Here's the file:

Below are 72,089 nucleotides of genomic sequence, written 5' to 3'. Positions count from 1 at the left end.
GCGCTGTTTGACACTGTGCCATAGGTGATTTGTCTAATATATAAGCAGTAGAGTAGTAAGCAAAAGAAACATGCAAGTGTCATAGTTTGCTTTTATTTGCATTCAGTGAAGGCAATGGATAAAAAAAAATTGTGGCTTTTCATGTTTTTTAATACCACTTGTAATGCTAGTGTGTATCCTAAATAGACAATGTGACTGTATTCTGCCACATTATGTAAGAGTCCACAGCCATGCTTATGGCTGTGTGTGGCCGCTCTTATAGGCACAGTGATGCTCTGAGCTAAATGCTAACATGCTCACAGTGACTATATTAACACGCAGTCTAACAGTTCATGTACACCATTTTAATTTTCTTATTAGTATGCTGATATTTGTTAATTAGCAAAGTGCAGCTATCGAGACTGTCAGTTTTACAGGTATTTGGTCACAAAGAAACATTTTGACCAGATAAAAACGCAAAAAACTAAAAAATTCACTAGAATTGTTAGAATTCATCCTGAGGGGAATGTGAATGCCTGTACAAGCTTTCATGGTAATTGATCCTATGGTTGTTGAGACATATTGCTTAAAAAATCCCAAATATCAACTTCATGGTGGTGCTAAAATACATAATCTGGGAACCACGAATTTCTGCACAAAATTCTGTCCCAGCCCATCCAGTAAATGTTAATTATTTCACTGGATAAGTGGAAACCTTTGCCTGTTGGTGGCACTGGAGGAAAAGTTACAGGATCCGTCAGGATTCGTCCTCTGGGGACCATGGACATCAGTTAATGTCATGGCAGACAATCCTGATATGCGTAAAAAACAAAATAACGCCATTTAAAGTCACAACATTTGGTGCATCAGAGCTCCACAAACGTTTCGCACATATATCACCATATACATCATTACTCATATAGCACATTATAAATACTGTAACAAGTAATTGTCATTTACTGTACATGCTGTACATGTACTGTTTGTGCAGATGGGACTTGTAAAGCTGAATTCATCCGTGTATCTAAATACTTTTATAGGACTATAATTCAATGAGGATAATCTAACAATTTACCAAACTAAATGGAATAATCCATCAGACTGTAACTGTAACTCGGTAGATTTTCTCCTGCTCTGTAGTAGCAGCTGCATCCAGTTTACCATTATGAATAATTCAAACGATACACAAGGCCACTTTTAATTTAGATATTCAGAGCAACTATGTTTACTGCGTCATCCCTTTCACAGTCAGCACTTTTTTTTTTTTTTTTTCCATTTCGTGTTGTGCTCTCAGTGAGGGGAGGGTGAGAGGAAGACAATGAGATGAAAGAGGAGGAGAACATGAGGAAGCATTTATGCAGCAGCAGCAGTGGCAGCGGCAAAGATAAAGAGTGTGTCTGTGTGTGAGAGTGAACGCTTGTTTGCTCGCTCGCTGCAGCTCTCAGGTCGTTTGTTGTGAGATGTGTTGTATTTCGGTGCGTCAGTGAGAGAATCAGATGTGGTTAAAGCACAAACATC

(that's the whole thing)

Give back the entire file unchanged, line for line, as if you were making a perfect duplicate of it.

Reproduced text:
Below are 72,089 nucleotides of genomic sequence, written 5' to 3'. Positions count from 1 at the left end.
GCGCTGTTTGACACTGTGCCATAGGTGATTTGTCTAATATATAAGCAGTAGAGTAGTAAGCAAAAGAAACATGCAAGTGTCATAGTTTGCTTTTATTTGCATTCAGTGAAGGCAATGGATAAAAAAAAATTGTGGCTTTTCATGTTTTTTAATACCACTTGTAATGCTAGTGTGTATCCTAAATAGACAATGTGACTGTATTCTGCCACATTATGTAAGAGTCCACAGCCATGCTTATGGCTGTGTGTGGCCGCTCTTATAGGCACAGTGATGCTCTGAGCTAAATGCTAACATGCTCACAGTGACTATATTAACACGCAGTCTAACAGTTCATGTACACCATTTTAATTTTCTTATTAGTATGCTGATATTTGTTAATTAGCAAAGTGCAGCTATCGAGACTGTCAGTTTTACAGGTATTTGGTCACAAAGAAACATTTTGACCAGATAAAAACGCAAAAAACTAAAAAATTCACTAGAATTGTTAGAATTCATCCTGAGGGGAATGTGAATGCCTGTACAAGCTTTCATGGTAATTGATCCTATGGTTGTTGAGACATATTGCTTAAAAAATCCCAAATATCAACTTCATGGTGGTGCTAAAATACATAATCTGGGAACCACGAATTTCTGCACAAAATTCTGTCCCAGCCCATCCAGTAAATGTTAATTATTTCACTGGATAAGTGGAAACCTTTGCCTGTTGGTGGCACTGGAGGAAAAGTTACAGGATCCGTCAGGATTCGTCCTCTGGGGACCATGGACATCAGTTAATGTCATGGCAGACAATCCTGATATGCGTAAAAAACAAAATAACGCCATTTAAAGTCACAACATTTGGTGCATCAGAGCTCCACAAACGTTTCGCACATATATCACCATATACATCATTACTCATATAGCACATTATAAATACTGTAACAAGTAATTGTCATTTACTGTACATGCTGTACATGTACTGTTTGTGCAGATGGGACTTGTAAAGCTGAATTCATCCGTGTATCTAAATACTTTTATAGGACTATAATTCAATGAGGATAATCTAACAATTTACCAAACTAAATGGAATAATCCATCAGACTGTAACTGTAACTCGGTAGATTTTCTCCTGCTCTGTAGTAGCAGCTGCATCCAGTTTACCATTATGAATAATTCAAACGATACACAAGGCCACTTTTAATTTAGATATTCAGAGCAACTATGTTTACTGCGTCATCCCTTTCACAGTCAGCACTTTTTTTTTTTTTTTTTCCATTTCGTGTTGTGCTCTCAGTGAGGGGAGGGTGAGAGGAAGACAATGAGATGAAAGAGGAGGAGAACATGAGGAAGCATTTATGCAGCAGCAGCAGTGGCAGCGGCAAAGATAAAGAGTGTGTCTGTGTGTGAGAGTGAACGCTTGTTTGCTCGCTCGCTGCAGCTCTCAGGTCGTTTGTTGTGAGATGTGTTGTATTTCGGTGCGTCAGTGAGAGAATCAGATGTGGTTAAAGCACAAACATC